Virginia Rails are secretive chicken-like waterbirds that are fairly common but more often heard than seen.
Adults are generally rusty brown with gray faces and red-orange downward-curved bills. Their backs and wings are heavily streaked with brown.
Adults are similar but females are smaller. Juveniles are darker.
- Rallus limicola
- Length: 7.9 – 10.6 in (20 – 27 cm)
- Weight: 2.3 – 3.4 oz (65 – 95 g)
- Wingspan: 12.6 – 15.0 in (32 – 38 cm)
Virginia Rails breed in southern Canada and the northern United States and migrate to the southern US. Those in the western US remain all year.
Habitat and Diet
You can find Virginia Rails in shallow freshwater and brackish marshes with tall stands of cattails and bulrushes. In winter, they may be found in coastal salt marshes.
Virginia Rails use their bills to probe the mud for food and mostly eat insects like beetles, flies, dragonflies, snails, and earthworms. During winter, they may supplement their diet with plants and seeds.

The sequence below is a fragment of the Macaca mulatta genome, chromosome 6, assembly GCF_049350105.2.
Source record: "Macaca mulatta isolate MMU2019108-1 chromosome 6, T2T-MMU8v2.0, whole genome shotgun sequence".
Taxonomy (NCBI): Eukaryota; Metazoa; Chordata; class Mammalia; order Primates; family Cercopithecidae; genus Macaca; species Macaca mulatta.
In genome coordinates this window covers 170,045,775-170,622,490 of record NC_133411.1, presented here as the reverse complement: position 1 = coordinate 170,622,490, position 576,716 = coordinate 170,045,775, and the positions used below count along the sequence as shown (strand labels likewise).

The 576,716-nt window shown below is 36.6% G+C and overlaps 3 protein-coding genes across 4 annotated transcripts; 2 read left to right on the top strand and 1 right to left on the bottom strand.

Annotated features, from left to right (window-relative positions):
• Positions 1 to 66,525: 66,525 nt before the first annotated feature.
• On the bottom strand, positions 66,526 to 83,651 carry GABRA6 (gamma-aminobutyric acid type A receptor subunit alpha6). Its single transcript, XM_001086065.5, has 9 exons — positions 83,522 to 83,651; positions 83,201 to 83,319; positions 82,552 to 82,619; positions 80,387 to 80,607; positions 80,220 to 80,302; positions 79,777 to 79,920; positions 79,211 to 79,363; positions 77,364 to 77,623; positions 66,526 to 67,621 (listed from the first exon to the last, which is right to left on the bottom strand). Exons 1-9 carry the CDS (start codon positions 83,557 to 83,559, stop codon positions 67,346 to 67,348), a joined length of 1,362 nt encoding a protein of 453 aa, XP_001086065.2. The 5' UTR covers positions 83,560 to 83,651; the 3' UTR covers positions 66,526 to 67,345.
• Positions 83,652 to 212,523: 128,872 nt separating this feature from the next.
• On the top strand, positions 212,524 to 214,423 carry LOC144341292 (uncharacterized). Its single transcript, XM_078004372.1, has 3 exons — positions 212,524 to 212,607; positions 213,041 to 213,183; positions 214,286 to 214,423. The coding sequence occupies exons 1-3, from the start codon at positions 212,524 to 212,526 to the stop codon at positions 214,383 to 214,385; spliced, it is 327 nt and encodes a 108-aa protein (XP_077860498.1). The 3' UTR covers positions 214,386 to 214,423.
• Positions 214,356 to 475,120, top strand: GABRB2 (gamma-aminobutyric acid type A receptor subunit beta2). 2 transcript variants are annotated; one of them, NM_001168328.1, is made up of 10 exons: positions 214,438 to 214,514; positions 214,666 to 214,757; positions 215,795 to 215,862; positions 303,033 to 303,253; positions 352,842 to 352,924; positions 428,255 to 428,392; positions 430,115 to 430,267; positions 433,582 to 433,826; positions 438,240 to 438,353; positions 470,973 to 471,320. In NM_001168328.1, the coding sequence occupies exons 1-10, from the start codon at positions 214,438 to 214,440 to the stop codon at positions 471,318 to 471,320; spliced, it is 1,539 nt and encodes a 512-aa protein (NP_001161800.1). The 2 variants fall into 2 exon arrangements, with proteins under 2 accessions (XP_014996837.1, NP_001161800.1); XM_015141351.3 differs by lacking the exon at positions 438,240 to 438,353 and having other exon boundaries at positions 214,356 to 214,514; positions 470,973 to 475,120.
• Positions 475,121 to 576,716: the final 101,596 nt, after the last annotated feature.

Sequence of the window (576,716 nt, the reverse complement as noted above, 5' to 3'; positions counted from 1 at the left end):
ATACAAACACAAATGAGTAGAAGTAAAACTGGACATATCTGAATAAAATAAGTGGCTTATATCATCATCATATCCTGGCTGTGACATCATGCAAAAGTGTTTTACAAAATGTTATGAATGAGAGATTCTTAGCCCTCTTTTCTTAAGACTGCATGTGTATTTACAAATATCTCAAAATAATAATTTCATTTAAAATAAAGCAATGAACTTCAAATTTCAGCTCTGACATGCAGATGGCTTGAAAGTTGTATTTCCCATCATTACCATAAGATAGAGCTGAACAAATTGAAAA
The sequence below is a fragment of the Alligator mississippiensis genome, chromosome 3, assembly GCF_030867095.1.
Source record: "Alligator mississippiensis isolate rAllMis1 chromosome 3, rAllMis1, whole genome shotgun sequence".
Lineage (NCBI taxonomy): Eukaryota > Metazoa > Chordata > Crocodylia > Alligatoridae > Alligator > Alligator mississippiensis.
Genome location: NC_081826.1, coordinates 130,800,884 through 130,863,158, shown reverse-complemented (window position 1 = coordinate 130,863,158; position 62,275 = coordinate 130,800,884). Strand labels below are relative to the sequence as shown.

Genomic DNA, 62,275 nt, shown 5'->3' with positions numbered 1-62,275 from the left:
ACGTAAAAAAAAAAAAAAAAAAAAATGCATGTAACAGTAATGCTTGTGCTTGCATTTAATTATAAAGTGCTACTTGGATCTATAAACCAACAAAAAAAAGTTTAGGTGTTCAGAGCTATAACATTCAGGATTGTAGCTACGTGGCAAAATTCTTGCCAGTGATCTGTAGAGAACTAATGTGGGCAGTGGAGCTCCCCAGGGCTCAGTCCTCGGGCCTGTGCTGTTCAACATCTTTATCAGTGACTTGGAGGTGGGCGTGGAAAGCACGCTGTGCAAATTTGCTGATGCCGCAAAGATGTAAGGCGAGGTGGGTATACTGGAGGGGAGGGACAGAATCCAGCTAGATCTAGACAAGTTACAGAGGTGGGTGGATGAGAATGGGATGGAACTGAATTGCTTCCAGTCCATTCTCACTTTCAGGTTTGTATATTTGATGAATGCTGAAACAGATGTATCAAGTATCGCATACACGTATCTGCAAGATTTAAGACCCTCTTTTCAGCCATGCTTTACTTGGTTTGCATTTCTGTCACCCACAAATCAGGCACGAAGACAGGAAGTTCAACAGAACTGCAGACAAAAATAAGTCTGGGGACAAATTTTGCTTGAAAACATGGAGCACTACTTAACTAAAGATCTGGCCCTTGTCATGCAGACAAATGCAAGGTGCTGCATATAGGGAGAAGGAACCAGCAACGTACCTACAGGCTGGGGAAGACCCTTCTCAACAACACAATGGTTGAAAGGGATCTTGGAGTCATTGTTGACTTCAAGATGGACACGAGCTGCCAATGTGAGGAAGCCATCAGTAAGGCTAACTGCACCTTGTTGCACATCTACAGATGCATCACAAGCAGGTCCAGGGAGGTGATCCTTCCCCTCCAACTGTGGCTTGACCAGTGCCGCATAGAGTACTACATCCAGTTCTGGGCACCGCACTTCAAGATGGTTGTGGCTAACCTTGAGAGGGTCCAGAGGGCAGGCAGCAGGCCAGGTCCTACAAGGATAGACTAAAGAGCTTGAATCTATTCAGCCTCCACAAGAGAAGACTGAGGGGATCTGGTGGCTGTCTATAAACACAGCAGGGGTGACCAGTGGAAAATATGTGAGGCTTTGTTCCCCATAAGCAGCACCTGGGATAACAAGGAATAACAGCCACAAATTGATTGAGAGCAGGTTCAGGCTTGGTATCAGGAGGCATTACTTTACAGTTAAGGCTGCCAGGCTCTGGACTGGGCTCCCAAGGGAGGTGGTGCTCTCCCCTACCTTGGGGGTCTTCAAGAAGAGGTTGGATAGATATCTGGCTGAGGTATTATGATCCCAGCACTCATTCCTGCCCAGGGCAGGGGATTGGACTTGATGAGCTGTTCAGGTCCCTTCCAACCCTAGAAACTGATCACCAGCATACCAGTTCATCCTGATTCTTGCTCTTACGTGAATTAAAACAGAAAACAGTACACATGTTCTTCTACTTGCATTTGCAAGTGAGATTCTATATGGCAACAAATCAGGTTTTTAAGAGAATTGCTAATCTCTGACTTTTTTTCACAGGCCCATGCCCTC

Virginia Rail call:
Nests of Virginia Rails are built on floating or dense clumps of vegetation. They’re usually in dry areas over very shallow water. Both adults weave cattails, reeds, and grasses together to create a basket-type of nest. They also weave a canopy of plant vegetation over the nest.
The female lays four to thirteen eggs which take about three weeks to hatch. They continue to care for their young for about two to three weeks after they hatch.
Virginia Rails are slim and have adapted strong forehead feathers that are suited to constant wear and tear from pushing through dense vegetation